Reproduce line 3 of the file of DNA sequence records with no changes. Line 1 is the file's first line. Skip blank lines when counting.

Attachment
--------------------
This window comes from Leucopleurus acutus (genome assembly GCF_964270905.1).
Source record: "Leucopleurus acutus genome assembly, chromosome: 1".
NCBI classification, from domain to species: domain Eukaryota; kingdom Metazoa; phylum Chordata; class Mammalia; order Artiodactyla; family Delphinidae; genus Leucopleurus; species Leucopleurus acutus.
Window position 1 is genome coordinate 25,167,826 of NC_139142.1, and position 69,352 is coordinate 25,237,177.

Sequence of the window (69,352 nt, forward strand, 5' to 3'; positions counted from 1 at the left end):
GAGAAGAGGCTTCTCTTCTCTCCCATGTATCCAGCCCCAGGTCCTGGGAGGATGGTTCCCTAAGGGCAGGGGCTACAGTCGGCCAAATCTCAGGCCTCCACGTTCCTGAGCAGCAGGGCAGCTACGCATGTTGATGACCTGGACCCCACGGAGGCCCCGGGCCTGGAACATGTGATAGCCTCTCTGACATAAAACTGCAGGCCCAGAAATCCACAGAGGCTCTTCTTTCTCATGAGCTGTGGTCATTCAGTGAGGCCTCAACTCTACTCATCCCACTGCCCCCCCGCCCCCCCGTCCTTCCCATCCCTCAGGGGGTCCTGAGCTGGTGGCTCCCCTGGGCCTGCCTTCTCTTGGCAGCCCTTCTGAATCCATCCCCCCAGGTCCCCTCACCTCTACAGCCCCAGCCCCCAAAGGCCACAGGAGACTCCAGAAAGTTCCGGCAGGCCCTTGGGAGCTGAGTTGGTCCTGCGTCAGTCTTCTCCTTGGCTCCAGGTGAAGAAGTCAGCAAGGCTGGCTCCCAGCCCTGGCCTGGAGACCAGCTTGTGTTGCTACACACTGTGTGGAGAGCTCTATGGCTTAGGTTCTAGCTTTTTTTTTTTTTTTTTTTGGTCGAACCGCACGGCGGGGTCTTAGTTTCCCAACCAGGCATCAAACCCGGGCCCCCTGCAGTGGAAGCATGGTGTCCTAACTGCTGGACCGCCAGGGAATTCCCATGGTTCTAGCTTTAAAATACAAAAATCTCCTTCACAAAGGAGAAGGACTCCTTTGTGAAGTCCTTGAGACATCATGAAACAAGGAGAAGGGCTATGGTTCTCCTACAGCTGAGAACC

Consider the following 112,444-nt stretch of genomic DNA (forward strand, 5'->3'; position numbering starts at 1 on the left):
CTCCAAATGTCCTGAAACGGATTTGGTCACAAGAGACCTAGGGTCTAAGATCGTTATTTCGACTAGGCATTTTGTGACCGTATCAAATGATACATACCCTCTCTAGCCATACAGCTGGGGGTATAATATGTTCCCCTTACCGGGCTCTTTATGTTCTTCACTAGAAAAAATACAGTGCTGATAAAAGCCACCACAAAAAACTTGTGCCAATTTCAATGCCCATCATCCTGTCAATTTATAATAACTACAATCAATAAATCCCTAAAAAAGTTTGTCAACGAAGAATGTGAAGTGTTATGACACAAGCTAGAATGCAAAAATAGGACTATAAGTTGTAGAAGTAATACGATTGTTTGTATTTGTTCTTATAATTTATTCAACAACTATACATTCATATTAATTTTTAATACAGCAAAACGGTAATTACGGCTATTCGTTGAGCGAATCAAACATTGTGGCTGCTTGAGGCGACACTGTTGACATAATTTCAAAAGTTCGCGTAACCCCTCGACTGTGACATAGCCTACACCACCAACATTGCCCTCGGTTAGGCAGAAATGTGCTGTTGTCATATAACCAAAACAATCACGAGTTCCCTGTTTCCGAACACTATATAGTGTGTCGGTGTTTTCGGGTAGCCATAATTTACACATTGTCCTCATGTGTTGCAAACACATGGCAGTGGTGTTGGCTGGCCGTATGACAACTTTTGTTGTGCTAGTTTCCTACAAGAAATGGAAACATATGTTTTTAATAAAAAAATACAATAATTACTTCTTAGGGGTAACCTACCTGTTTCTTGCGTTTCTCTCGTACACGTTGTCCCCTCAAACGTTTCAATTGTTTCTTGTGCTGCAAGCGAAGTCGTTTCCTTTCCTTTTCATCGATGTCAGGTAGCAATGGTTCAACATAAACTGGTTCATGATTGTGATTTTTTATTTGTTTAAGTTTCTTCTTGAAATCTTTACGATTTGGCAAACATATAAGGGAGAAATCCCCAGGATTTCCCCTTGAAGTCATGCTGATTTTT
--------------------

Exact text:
NCBI classification, from domain to species: domain Eukaryota; kingdom Metazoa; phylum Chordata; class Mammalia; order Artiodactyla; family Delphinidae; genus Leucopleurus; species Leucopleurus acutus.